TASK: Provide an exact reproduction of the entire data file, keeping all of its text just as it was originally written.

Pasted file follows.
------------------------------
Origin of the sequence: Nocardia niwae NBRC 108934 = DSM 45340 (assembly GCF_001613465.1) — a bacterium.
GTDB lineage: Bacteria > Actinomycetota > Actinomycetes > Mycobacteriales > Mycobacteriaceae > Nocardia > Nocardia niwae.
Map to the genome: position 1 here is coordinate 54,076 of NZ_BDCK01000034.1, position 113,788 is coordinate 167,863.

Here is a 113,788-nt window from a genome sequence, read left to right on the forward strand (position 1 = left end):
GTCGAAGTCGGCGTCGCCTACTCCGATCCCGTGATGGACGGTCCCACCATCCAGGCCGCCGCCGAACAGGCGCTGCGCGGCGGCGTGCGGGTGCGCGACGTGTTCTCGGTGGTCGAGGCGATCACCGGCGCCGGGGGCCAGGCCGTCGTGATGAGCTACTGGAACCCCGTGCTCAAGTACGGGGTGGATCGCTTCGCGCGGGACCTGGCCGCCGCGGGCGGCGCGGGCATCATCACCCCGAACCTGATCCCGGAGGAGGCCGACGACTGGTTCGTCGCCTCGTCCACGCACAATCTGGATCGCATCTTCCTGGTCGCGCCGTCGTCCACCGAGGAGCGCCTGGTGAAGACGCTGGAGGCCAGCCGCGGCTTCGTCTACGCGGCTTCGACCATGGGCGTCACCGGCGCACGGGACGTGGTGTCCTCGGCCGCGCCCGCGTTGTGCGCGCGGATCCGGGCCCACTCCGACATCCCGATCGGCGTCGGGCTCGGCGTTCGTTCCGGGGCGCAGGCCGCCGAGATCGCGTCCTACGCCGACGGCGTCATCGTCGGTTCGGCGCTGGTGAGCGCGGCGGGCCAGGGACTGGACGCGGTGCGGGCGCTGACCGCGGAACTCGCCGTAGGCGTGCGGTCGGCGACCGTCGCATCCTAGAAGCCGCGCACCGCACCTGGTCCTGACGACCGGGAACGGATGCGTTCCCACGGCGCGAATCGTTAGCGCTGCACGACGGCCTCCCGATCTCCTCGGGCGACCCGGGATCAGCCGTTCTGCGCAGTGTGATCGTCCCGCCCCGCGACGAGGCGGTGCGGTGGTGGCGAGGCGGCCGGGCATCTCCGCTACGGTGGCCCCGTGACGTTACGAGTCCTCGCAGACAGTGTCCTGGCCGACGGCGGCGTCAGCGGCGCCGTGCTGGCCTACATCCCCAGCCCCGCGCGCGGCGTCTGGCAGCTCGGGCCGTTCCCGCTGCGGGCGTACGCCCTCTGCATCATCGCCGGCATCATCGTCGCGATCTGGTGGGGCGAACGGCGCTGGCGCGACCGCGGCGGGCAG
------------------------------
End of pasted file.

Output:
Origin of the sequence: Nocardia niwae NBRC 108934 = DSM 45340 (assembly GCF_001613465.1) — a bacterium.
GTDB lineage: Bacteria > Actinomycetota > Actinomycetes > Mycobacteriales > Mycobacteriaceae > Nocardia > Nocardia niwae.
Map to the genome: position 1 here is coordinate 54,076 of NZ_BDCK01000034.1, position 113,788 is coordinate 167,863.

Here is a 113,788-nt window from a genome sequence, read left to right on the forward strand (position 1 = left end):
GTCGAAGTCGGCGTCGCCTACTCCGATCCCGTGATGGACGGTCCCACCATCCAGGCCGCCGCCGAACAGGCGCTGCGCGGCGGCGTGCGGGTGCGCGACGTGTTCTCGGTGGTCGAGGCGATCACCGGCGCCGGGGGCCAGGCCGTCGTGATGAGCTACTGGAACCCCGTGCTCAAGTACGGGGTGGATCGCTTCGCGCGGGACCTGGCCGCCGCGGGCGGCGCGGGCATCATCACCCCGAACCTGATCCCGGAGGAGGCCGACGACTGGTTCGTCGCCTCGTCCACGCACAATCTGGATCGCATCTTCCTGGTCGCGCCGTCGTCCACCGAGGAGCGCCTGGTGAAGACGCTGGAGGCCAGCCGCGGCTTCGTCTACGCGGCTTCGACCATGGGCGTCACCGGCGCACGGGACGTGGTGTCCTCGGCCGCGCCCGCGTTGTGCGCGCGGATCCGGGCCCACTCCGACATCCCGATCGGCGTCGGGCTCGGCGTTCGTTCCGGGGCGCAGGCCGCCGAGATCGCGTCCTACGCCGACGGCGTCATCGTCGGTTCGGCGCTGGTGAGCGCGGCGGGCCAGGGACTGGACGCGGTGCGGGCGCTGACCGCGGAACTCGCCGTAGGCGTGCGGTCGGCGACCGTCGCATCCTAGAAGCCGCGCACCGCACCTGGTCCTGACGACCGGGAACGGATGCGTTCCCACGGCGCGAATCGTTAGCGCTGCACGACGGCCTCCCGATCTCCTCGGGCGACCCGGGATCAGCCGTTCTGCGCAGTGTGATCGTCCCGCCCCGCGACGAGGCGGTGCGGTGGTGGCGAGGCGGCCGGGCATCTCCGCTACGGTGGCCCCGTGACGTTACGAGTCCTCGCAGACAGTGTCCTGGCCGACGGCGGCGTCAGCGGCGCCGTGCTGGCCTACATCCCCAGCCCCGCGCGCGGCGTCTGGCAGCTCGGGCCGTTCCCGCTGCGGGCGTACGCCCTCTGCATCATCGCCGGCATCATCGTCGCGATCTGGTGGGGCGAACGGCGCTGGCGCGACCGCGGCGGGCAG